Utah Increases Harvest Limits Due to Low Water

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Utah Increases Harvest Limits Due to Low Water

Salt Lake City — In anticipation of continued low water levels due to extreme drought conditions across the state, the Utah Division of Wildlife Resources issued more emergency changes to Utah’s fishing regulations Wednesday. Those changes will allow anglers to catch and keep more fish at some additional waterbodies around the state.

Drought impacts fish by reducing the amount of water available in lakes, reservoirs and streams. Smaller amounts of water heat up more quickly and reach higher temperatures, which is problematic for fish because warm water holds less oxygen than colder water. The combination of high temperatures and low oxygen can stress fish, causing poor growth and disease, and can sometimes be fatal to fish.

To reduce the likelihood of fish die-offs in some waterbodies with anticipated low water levels, the DWR is increasing the daily fish limits at those lakes and reservoirs to allow anglers to catch and keep more fish. This is the DWR’s third round of emergency fishing changes this summer, with the previous regulation changes taking place earlier this month and in May at various drought-impacted waterbodies around the state.

The following changes are effective immediately and will remain in place until Oct. 31, 2021. Here are the waterbodies with increased daily fish limits:

Central Utah
  • Fairview Lakes, Sanpete County: Increasing the daily limit to eight trout
  • McClellan Reservoir, Utah County: Increasing the daily limit to eight trout
  • Mona Reservoir, Juab County: Increasing the daily limit to a combined total of 20 for wiper, largemouth bass and smallmouth bass
  • Palisade Reservoir, Sanpete County: Increasing the daily limit to a combined total of 20 for wiper, trout (any species) and black crappie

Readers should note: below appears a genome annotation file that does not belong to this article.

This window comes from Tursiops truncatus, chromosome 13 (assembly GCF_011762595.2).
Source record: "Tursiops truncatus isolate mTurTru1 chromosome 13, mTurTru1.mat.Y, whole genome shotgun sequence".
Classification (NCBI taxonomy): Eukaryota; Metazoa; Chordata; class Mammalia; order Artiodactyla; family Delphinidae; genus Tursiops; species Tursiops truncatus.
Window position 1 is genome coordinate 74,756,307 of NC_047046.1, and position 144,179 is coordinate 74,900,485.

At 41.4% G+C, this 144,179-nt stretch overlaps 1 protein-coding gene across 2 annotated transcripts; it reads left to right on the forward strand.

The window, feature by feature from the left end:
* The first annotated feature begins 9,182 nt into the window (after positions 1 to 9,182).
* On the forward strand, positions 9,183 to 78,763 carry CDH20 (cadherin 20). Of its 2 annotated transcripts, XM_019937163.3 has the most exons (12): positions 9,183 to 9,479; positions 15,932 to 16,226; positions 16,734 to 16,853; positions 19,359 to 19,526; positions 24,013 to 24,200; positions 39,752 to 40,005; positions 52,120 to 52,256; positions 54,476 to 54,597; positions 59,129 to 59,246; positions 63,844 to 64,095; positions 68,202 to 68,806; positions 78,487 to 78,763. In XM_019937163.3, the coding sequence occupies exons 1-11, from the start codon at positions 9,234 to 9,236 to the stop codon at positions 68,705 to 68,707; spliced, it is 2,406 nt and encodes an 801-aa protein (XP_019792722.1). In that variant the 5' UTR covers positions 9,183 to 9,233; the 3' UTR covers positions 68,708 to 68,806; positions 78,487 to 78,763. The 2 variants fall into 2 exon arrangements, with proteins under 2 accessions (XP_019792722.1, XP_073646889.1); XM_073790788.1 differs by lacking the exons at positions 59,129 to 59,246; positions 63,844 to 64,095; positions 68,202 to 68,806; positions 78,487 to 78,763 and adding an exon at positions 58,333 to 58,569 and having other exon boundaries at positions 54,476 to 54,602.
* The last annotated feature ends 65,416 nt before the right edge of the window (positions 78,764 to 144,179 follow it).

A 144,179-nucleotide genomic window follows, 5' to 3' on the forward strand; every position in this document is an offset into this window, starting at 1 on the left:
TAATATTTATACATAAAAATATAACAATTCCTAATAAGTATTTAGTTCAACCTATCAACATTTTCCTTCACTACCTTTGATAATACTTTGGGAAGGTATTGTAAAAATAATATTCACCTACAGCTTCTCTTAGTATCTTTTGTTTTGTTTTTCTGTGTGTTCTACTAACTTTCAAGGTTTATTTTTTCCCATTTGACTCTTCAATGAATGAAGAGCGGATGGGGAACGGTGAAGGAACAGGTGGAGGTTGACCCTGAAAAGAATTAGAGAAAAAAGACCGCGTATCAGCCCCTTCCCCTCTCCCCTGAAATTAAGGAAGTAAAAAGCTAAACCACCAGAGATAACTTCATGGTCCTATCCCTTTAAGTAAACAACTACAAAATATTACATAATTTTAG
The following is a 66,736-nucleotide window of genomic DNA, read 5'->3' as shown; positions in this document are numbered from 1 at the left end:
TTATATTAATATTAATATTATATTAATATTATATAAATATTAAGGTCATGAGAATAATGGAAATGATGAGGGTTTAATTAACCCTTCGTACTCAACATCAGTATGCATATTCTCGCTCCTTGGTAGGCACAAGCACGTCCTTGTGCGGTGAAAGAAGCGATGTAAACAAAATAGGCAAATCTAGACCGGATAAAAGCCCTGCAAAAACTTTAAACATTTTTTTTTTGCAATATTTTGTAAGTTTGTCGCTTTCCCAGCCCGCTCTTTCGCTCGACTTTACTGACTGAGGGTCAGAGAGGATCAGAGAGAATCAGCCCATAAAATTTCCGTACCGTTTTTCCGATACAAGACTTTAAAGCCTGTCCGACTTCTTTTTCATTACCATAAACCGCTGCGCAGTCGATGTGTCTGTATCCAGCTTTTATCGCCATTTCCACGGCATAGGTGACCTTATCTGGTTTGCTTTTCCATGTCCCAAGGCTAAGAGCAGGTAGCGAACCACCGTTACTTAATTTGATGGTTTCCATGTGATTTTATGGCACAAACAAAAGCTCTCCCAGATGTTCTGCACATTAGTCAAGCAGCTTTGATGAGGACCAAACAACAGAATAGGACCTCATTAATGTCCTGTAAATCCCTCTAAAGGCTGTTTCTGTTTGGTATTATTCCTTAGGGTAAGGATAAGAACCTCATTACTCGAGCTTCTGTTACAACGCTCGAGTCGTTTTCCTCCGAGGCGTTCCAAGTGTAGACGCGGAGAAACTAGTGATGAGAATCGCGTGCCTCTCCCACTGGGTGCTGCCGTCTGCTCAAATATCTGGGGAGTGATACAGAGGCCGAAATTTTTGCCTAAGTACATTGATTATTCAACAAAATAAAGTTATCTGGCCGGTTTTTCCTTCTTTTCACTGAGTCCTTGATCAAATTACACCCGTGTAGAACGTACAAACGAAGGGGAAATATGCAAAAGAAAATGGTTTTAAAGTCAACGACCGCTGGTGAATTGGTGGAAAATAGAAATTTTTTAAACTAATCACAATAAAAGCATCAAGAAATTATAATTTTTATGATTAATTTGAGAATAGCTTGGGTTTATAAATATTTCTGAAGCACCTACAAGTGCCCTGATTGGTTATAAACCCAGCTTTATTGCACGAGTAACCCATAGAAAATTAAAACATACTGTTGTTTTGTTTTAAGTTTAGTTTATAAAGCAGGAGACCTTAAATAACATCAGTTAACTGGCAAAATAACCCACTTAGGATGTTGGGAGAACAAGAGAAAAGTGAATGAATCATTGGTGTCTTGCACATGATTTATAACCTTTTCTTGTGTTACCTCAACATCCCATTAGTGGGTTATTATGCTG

• Payson Lake (Big East), Utah County: Increasing the daily limit to eight trout
  • Towne (Town) Reservoir, Sanpete County: Increasing the daily limit to eight trout
Northern Utah
  • Newton Reservoir, Cache County: Increasing the daily limit to 100 bluegill, 100 yellow perch and 100 black crappie
  • Pineview Reservoir, Weber County: Increasing the daily limit to 100 bluegill, 100 yellow perch, 40 black crappie and 48 black bullhead
Southeastern Utah
  • Monticello Lake, San Juan County: Increasing the daily limit to eight trout
Southern Utah
  • Navajo Lake, Kane County: Increasing the daily limit to 16 trout, any size. The DWR is considering a rotenone treatment at Navajo Lake later this fall to remove an overabundant population of Utah chub. The trout in the lake are currently struggling, due to competition for food and oxygen, so this regulation increase will give anglers the opportunity to catch and keep more of the trout.
  • Otter Creek Reservoir, Piute County: Increasing the daily limit to 16 trout, 12 wipers and 24 smallmouth bass. The daily fish limit was previously increased in May and is being raised again due to the ongoing decline in water levels at the reservoir.

All the other rules in the 2021 Utah Fishing Guidebook regarding Utah waterbodies have not changed and remain in effect.

With drought impacting water levels at many lakes and reservoirs around the state, anglers who plan to use boats during their fishing trips should be sure to check for updates on each waterbody to see if the boat ramps are open. Visit the Utah State Parks website for updates on the status of the boat ramps at each of their parks.

Visit the DWR website for additional things that anglers should be aware of while fishing this year.